I was excited and nervous as I prepared to use my new Brother ScanNCut2 machine.
"The box was packed upside down. Is it broken?"
"Is it going to cut through the mat?"
"Am I going to mess up?"
I've used my Silhouette Cameo for a long time and I have gotten so used to it that I can't help feeling the newbie jitters. Cutting with this ScanNCut2 is, after all, the first time that I'll be using a Brother electronic cutter. I had only just received the machine the day before! (See the Unboxing HERE). Many folks have said that it's easy to use and yet somehow my inner voice was convinced that I was going to screw up.
The ScanNCut is basically an electronic cutting machine with a built-in scanner. I had done some research on the cutter when Brother introduced the first generation of the machines in 2013. At that time, I decided against buying one after noticing the mixed reviews. However, the feedback for the new model, the ScanNCut2 is generally pretty good and so I went ahead and bought myself one**.
One of the reasons that I bought the ScanNCut2 machine was to cut out rubberstamped images. It is time consuming to fussy cut and costly to buy the matching metal dies. So for my first cuts, I planned to cut out some stamped impressions. I stamped on a sheet of Neenah cardstock, and placed that onto the cutting mat. Next, I took out the Operation Manual and started studying it. The instructions were clear and easy to follow.
With the Quick Reference Guide in hand, I confidently switched on the machine. I was ready to give it a go.
|the default cut settings|
It is important to do a test cut on the paper to make sure that all the settings are right before going ahead to cut the actual project. The ScanNCut2 has made it very easy to do just that.
All I had to do was to choose the test shape (I picked the triangle)...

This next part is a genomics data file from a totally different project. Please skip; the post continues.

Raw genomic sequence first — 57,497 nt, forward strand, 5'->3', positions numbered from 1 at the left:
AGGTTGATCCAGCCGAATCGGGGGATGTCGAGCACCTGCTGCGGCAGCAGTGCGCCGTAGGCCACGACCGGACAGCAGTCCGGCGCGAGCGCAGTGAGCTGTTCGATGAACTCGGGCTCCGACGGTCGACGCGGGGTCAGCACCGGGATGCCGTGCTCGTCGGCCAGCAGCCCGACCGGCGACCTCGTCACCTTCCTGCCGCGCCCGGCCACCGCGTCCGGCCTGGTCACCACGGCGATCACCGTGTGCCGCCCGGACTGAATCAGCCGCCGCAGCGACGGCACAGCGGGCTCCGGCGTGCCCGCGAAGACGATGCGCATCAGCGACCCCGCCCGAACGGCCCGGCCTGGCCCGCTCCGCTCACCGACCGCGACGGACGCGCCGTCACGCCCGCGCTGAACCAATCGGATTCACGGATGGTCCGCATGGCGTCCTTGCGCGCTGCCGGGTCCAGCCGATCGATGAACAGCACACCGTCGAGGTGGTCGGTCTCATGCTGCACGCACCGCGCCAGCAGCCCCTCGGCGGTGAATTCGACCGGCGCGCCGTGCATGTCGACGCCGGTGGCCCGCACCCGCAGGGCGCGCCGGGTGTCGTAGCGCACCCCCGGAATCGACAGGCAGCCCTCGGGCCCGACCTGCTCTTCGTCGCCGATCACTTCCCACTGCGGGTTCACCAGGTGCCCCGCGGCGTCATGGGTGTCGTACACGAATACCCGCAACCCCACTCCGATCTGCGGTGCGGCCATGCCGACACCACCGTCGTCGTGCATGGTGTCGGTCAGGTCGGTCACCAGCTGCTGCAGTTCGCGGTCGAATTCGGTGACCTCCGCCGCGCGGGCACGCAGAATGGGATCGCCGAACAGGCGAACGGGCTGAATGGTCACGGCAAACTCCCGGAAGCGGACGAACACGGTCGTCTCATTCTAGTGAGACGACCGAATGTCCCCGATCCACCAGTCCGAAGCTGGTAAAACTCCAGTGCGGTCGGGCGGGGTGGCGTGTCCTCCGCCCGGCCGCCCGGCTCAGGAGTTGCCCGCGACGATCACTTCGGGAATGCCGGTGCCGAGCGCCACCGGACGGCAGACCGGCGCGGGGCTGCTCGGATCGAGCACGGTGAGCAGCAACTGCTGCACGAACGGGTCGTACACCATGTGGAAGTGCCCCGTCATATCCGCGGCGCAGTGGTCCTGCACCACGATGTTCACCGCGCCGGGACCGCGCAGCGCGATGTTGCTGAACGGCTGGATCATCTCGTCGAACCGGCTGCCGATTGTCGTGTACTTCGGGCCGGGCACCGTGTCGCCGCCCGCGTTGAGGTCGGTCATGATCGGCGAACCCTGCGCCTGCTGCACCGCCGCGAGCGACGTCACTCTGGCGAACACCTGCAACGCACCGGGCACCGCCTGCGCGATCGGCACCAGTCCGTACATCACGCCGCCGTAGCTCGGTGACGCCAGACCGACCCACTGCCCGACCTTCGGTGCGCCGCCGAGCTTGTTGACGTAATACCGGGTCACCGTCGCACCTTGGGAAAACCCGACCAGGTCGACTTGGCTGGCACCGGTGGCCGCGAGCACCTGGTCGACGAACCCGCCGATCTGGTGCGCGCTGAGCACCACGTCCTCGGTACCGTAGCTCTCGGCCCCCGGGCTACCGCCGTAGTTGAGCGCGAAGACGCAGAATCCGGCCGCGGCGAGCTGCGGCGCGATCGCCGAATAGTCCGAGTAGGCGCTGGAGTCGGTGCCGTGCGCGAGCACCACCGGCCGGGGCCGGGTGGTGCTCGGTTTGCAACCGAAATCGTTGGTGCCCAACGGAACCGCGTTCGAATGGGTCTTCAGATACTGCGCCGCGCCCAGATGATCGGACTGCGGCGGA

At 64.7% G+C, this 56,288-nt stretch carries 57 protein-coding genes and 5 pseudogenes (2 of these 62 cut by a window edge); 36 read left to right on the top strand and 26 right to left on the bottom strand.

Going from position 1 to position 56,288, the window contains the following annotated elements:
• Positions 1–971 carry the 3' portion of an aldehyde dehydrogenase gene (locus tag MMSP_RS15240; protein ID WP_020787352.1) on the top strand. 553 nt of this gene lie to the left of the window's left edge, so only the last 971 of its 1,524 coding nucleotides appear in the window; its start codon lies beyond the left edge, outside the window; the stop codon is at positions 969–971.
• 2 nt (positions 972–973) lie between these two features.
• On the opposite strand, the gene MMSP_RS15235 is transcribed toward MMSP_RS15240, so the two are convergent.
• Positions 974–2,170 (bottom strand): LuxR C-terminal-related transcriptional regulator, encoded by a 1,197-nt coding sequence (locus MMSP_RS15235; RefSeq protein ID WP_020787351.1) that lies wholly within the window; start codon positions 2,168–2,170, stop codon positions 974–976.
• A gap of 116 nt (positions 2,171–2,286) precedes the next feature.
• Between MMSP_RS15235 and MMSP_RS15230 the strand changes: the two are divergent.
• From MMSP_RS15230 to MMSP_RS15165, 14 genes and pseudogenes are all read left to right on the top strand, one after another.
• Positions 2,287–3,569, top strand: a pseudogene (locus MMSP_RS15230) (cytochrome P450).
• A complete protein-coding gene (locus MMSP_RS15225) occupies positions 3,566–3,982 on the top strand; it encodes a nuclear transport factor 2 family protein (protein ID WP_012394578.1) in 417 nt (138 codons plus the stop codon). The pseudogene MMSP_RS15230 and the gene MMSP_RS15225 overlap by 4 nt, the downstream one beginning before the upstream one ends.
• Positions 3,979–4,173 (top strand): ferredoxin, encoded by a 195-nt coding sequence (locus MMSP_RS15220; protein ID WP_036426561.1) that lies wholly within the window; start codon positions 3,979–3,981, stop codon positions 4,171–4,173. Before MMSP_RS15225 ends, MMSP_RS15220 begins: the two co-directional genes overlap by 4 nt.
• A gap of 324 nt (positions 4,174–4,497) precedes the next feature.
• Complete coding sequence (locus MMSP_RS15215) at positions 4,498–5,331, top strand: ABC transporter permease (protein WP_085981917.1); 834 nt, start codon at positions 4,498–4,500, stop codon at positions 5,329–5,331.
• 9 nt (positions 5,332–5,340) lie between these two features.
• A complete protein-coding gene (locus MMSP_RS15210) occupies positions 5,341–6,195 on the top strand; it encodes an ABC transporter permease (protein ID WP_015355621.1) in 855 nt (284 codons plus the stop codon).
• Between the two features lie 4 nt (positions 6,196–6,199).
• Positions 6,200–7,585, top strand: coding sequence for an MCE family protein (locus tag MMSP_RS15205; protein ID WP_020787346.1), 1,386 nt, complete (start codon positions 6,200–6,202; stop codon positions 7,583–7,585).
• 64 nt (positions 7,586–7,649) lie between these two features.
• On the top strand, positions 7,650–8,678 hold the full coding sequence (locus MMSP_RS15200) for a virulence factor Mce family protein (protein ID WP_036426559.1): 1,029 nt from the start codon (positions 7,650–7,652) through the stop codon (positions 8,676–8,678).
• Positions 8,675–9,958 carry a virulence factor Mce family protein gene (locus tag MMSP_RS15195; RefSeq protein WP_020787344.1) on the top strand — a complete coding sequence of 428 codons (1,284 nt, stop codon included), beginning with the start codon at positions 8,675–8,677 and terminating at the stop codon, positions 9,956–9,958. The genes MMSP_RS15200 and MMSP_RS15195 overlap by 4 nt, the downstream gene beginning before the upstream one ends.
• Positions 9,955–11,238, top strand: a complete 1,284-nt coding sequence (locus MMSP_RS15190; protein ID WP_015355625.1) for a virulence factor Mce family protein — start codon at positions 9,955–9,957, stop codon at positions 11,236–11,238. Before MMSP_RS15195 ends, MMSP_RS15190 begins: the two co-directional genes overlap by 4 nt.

... and size (I used the default)...
....load the mat and...
... press a (green) Start/Stop button so that the machine will start to cut.
My first test cut did not fully cut through the paper. As recommended by the Operation Manual, I increased the blade depth by 0.5 (i.e. from 4 to somewhere between 4 and 5 since there are no markings on the blade holder for 4.5) and got the machine to make a second test cut. It was perfect! Now it's time to cut out the stamped images.
|These are the stamped images that I'm trying to cut out.|
I loaded the paper and the mat into the machine and selected the Scan feature.
I followed the instructions on the touchscreen to start the scanning process.
|The touchscreen is how I get the machine to scan and to cut.|
I noticed that the machine not only scanned the stamped images, it also captured the shapes of the two test cuts that I had previously made. I was glad that I was able to trim the scanned page down and exclude the two triangles.
One of my favorite feature of the ScanNCut2 is that it allows the user to set a margin (i.e. an offset) around the scanned images. The Outline Distance starts at 0.04" and goes up by increments of 0.04". Since I usually cut my stickers out with an offset of 0.07", I set the Outline Distance for these stamped images at 0.08"- it's the closest thing I can get to an offset of 0.07" with the ScanNCut2.
Here's one more look at the cut lines. I thought they looked fine and so I hit "Cut" on the touchscreen....
... and hit the green Start/Stop button to start the cutting process.
I held my breath while I waited for the machine to finish cutting. I was so excited! As soon as the ScanNCut2 finished doing its thing, I gently lifted a corner of the cardstock and saw....
... a perfect cut!
In fact, all my stamped images were cut out beautifully. I was so happy!!
The ScanNCut2 is surprisingly easy to use. I didn't need to hook it up to a computer or download any software to cut these images out. I just followed the instructions in the Operation Manual, and pressed a few buttons on the touchscreen. I'm so happy that I no longer need to fussy cut my rubberstamped images or spend money to buy the matching metal dies for my stamps. I can just use my new ScanNCut2 to literally, scan the images and cut them out. Yippee!!
These are only the first cuts that I have made with the machine and already, I am in awe. I *heart* this cutter! Besides being able to scan and cut out stamped images, the ScanNCut2 also have many other features that I have yet to explore. I cannot wait to try them out and share them here with y'all!
Stay tuned. I'll be back soon to tell y'all more.
** I am not affiliated with Brother Industries, Ltd. I paid and bought the ScanNCut2 with my own money and the reviews are a reflection of my personal experience with the machine.
p.s. If you missed the Unboxing of this machine, you can find my post HERE.